“Splendid, grotesque, violent, but always loving, Lina ramona Vitkauskas writes like a contemporary Marina Tsvetaeva through a landscape of the uncertain and surreal; the language is made from the nervousness and energy of every bee in the hive. Part “rotten aorta” and part “snapdragon wine”, the poems in HONEY IS A SHE form a buzzing network of inventive beauty.” —Sandra Simonds, Atopia (Wesleyan Poetry Series, 2019)
THE RANGE OF YOUR AMAZING NOTHING
Ravenna Press, 2010 (Out of Print)
“It is strange to occupy the world of Lina ramona Vitkauskas’ poems, a world where beef takes nebulous forms, Jacques Derrida and Batman speculatively coincide, where cumin forms into fists, where W.H. Auden sets things on fire, while Sartre cowboys ride into a present tense that combines the Handmaid’s Tale with mad science with the meaningful meaningless dialogue of politics and propaganda. But while these poems are filled with wild images, they are also subtle in their devious shifts and proclamations. The dream capsules of amazing nothings of this book are, to paraphrase Wallace Stevens, both there and not there. These poems are fun, soothingly frantic, and optimistically generous.” —Daniel Borzutzky, The Performance of Becoming Human, Recipient of the 2016 National Book Award for Poetry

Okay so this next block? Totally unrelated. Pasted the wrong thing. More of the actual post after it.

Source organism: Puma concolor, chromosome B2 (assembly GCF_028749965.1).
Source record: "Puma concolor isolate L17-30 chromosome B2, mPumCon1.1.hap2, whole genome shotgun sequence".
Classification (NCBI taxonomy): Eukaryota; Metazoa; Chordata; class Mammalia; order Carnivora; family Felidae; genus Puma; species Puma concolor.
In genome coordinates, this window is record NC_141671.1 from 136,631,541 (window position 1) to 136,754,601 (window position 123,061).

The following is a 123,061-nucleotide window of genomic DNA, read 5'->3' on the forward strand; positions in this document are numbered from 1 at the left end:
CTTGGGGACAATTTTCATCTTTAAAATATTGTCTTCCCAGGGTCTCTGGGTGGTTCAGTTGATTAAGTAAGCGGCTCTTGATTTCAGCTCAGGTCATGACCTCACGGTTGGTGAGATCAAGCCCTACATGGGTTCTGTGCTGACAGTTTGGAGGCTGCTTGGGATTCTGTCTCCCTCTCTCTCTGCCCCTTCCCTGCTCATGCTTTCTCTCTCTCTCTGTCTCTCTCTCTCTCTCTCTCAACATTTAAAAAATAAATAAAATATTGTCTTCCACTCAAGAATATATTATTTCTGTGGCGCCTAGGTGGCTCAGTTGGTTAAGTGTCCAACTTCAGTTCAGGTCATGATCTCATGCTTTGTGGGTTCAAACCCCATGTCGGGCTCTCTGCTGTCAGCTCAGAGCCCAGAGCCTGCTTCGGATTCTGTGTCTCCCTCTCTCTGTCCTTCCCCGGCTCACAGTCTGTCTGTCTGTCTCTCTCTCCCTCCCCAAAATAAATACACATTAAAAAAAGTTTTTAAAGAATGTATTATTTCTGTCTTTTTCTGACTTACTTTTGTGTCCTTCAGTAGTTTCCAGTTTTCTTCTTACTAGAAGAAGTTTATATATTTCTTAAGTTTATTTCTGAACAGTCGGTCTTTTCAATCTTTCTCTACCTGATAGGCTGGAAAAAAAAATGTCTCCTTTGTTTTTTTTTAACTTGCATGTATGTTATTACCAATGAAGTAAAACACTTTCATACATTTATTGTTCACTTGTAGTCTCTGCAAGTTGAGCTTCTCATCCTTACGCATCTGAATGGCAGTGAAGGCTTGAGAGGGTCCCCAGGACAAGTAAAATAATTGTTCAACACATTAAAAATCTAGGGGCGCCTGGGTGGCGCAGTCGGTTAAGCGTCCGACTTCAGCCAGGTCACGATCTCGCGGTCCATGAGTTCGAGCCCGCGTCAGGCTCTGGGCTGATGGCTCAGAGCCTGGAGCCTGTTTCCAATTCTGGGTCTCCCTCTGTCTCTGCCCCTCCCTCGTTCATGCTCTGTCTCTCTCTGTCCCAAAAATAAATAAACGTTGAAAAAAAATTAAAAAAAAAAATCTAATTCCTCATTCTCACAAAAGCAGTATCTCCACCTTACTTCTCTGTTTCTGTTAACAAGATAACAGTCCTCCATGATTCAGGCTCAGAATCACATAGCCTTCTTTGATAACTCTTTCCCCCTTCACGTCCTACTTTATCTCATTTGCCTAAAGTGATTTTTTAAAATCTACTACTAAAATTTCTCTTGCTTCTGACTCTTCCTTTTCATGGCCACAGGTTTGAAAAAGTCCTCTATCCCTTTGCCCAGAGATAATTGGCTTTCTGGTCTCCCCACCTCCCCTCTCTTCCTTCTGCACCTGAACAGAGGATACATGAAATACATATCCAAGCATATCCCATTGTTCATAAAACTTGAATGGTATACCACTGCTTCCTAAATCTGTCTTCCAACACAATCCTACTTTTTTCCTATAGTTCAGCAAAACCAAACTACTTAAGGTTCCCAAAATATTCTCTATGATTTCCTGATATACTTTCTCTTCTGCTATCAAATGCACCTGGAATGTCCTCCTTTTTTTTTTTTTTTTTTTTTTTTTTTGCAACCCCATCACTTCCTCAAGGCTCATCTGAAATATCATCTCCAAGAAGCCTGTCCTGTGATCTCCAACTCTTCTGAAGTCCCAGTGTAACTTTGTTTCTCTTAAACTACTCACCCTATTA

“Plathian in her wry ecstasies, generous in her nods to poet-predecessors (among THE RANGE OF YOUR AMAZING NOTHING’s quietly lyrical poems is a five-line homage to Szymborska) and sensitive to the implications, often dangerous, and joys, often overlooked, of postmodern discourse, Vitkauskas’ debut collection is a veritable treasure-trove of sonic intensity issued from a sleuth-like intelligence.” —Virginia Konchan, The End of Spectacle (Carnegie Mellon Press, 2018)
“Inside these drunk, ridiculous, and belligerently interesting poems are pre-Aeneid rocket people, Sartre cowboys, and orgasms under trench coats. Vitkauskas uses savage invention, the hook of good fiction, and the everyday and insane in poem after poem that go headlong over the edge. But—all the everything aside—something is at stake and you will laugh and you will be disturbed and you will be seized into an entirely new galaxy of poetry.” —Fred Sasaki, Poetry